“What we can do now is automate the role of a trustee, or automate the role of a validator, or automate the role of someone who acts as a merchant in the middle of two transactions.”
Not only do smart contracts remove the need for records to be copied and transferred from one party to another, they can also be programmed to trigger transactions automatically, without human intervention.
Vallas says harnessing blockchain and smart contracts across the supply chain can yield many benefits, including:
- Efficiency gains. Smart contracts can automatically track goods from production to delivery, creating an audit trail that streamlines administration, eliminates errors, and cuts processing times.
- Cost savings. By replacing manual processes, smart contracts help cut the time and costs of handling documents and validating data.
- Traceability. Smart contracts can offer complete traceability, enabling businesses to guarantee the provenance of the goods they use and sell. Not only is that essential for ethical and sustainable sourcing, it also enables businesses to rapidly find and fix supply issues, from faulty components to food contamination. In the US, Walmart has cut the time taken to trace the source of food from seven days to 2.2 seconds, using the IBM Food Trust Solution on the Hyperledger Fabric blockchain.
- Built-in compliance. From food regulations to anti-slavery legislation, smart contracts can be designed with regulatory requirements built in, automatically evidencing compliance at the same time.
- Integration with core systems. Blockchain and smart contracts can be integrated with other technologies such as smart sensors and radio frequency ID tags throughout the value chain, supporting core activities like stock management and dynamic pricing.
“I think in the future, you’ll see a democratisation and automation of low value, generic processes that add very little value to a particular industry. And there’ll be a lot more focus on their unique USP (unique selling proposition),” says Bass.
Blockchain is a key topic at the AccelerateRegTech 2022 conference. You can find more information here.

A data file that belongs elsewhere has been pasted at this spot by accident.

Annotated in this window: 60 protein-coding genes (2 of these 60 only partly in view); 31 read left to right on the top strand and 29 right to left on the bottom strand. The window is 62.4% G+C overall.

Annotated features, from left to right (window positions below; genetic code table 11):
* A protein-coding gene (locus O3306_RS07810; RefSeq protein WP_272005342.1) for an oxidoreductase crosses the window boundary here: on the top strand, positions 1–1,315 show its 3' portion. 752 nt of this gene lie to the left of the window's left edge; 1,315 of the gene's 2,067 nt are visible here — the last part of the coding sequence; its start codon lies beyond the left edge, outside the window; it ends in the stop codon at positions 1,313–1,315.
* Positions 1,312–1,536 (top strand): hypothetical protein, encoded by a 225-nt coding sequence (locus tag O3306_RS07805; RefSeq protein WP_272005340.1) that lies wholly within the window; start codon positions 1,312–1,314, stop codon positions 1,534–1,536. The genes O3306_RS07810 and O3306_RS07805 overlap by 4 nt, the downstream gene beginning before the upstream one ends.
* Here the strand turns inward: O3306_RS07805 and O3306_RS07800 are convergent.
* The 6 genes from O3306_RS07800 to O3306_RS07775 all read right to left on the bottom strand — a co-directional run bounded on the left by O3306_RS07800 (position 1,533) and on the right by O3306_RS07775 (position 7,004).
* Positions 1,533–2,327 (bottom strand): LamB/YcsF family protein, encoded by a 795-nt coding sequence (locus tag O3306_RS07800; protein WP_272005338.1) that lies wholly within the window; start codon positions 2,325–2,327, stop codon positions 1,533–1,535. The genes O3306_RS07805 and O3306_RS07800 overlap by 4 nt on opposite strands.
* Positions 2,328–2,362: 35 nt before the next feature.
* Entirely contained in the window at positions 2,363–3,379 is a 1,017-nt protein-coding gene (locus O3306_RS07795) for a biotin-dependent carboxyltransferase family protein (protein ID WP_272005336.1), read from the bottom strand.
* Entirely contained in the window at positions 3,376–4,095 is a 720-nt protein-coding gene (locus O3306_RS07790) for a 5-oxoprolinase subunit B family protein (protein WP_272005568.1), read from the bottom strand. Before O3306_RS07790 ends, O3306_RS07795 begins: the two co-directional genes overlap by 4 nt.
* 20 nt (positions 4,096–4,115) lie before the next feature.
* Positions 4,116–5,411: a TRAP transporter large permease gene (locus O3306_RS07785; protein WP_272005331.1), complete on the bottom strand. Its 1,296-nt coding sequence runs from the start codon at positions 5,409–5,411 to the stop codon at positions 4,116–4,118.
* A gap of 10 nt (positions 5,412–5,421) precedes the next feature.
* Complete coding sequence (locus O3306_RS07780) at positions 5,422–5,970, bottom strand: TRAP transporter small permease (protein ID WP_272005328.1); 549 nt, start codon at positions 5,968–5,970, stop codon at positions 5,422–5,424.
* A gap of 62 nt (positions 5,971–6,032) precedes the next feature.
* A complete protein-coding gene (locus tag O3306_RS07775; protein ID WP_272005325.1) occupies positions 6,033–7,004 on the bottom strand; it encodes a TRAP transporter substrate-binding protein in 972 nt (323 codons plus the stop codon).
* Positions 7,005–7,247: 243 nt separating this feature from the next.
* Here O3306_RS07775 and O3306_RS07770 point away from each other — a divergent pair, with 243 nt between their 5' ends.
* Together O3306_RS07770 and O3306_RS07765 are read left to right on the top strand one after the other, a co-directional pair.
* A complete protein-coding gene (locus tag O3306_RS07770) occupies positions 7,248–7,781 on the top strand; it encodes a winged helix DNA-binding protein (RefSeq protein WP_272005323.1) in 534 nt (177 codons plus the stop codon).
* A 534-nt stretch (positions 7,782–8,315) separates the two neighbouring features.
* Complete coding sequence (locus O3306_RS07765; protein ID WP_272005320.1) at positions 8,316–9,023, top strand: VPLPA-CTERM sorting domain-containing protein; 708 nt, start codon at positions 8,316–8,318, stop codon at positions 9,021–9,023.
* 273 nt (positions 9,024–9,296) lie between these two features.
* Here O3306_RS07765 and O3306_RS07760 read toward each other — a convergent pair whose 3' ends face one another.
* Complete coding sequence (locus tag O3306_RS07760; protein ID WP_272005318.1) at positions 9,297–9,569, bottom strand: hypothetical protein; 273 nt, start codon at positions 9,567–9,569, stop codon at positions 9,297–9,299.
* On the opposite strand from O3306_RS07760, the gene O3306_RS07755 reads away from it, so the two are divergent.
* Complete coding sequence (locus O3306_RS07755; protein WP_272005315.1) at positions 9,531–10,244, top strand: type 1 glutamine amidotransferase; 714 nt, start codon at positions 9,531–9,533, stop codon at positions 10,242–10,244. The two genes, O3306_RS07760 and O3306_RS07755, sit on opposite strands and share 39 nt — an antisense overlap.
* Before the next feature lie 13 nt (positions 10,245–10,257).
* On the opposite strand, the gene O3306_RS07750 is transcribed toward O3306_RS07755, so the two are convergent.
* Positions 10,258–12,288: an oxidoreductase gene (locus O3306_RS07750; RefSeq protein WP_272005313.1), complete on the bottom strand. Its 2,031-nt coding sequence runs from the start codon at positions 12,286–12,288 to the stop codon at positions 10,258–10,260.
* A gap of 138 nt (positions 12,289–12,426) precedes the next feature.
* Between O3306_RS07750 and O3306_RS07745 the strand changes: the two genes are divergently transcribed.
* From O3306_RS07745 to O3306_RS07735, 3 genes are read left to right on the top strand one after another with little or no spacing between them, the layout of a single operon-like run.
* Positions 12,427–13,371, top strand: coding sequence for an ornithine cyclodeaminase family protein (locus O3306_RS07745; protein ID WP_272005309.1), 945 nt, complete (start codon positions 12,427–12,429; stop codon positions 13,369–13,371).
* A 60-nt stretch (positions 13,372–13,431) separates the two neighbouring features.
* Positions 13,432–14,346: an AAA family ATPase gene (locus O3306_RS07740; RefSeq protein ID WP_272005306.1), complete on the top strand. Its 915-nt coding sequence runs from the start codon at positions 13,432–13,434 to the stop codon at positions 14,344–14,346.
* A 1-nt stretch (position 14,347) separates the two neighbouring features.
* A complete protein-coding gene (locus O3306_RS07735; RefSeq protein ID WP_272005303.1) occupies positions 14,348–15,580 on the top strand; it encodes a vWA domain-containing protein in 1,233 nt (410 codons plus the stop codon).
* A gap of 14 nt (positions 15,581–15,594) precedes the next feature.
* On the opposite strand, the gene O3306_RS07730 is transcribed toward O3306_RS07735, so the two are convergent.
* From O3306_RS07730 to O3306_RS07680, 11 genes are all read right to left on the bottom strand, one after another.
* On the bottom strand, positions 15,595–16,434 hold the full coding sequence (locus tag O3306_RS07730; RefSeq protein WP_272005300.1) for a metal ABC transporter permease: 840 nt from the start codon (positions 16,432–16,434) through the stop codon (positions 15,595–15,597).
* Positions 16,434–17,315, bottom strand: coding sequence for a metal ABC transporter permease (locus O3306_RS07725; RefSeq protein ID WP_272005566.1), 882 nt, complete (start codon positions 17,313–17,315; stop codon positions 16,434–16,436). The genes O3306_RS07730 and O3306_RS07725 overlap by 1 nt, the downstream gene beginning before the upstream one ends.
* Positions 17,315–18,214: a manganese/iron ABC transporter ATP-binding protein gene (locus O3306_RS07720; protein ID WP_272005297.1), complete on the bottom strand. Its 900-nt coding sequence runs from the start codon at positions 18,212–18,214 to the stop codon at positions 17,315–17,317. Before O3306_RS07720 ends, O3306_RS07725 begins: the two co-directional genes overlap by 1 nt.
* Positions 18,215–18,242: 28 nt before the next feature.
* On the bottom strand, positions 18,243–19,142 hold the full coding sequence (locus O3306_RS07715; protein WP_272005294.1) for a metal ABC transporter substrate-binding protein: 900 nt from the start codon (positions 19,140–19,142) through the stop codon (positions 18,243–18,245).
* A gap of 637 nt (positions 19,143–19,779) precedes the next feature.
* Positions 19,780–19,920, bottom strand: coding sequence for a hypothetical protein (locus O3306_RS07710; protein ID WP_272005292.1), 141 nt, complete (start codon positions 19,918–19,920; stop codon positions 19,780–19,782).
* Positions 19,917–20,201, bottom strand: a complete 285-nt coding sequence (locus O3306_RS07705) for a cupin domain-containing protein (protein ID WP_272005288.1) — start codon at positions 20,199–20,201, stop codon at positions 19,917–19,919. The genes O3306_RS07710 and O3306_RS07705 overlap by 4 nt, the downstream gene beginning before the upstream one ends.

Our blockchain experts
Louise Anderson is Executive Manager, Emerging Technology and Open Innovation at CommBank. She leads a portfolio of innovation initiatives focused on accelerating the adoption of new and emerging technologies across the bank. Within her role, she primarily works with CommBank’s customer facing business units, taking an experimentation-led approach to designing and developing new products and digital experiences for customers. Before moving into emerging technology, Louise worked in strategy development with Commbank’s Institutional Banking & Markets team and with Fidelity International in London.
Tim Bass is the co-founder and CEO of Block8 Technologies, Australia’s leading blockchain venture studio. Block8 partners with startups, enterprise and government to bring a professional product management and technical development capability that takes ideas from zero to one. Tim has worked in the technology sector for 15 years and delivered infrastructure and software projects all over Australia. He has spent the past five years as a founder and director on various boards and advising early stage companies. He has significant compliance, governance and capital raising experience. Tim is a member of the RegTech Working Group for the Australian National Blockchain Roadmap.
Jake Potgieter leads CommBank’s Institutional Banking and Markets team responsible for managing the bank’s largest institutional client relationships across the Industrial, Transport and Consumer market segments globally. The team provides a full range of capital raising, transactional and risk management products and services. Jake has more than 25 years’ experience in financial services spanning multiple industries. He joined CommBank in 2011 leading teams across institutional coverage, as well as client and structured advisory teams. Prior to joining CommBank, Jake was with Macquarie Capital where he led and executed M&A, equity and debt financing transactions, as well as strategic advisory mandates for clients globally.
Steve Vallas is CEO of Blockchain Australian. His lifelong study of economics and new technology has evolved into a deep understanding of blockchain technology and its impact across industries. That includes building a network of relationships and connecting people to advance the development of the blockchain sector in Australia as well using technology to tailor options for businesses, taking into account their resourcing, time and market-fit constraints.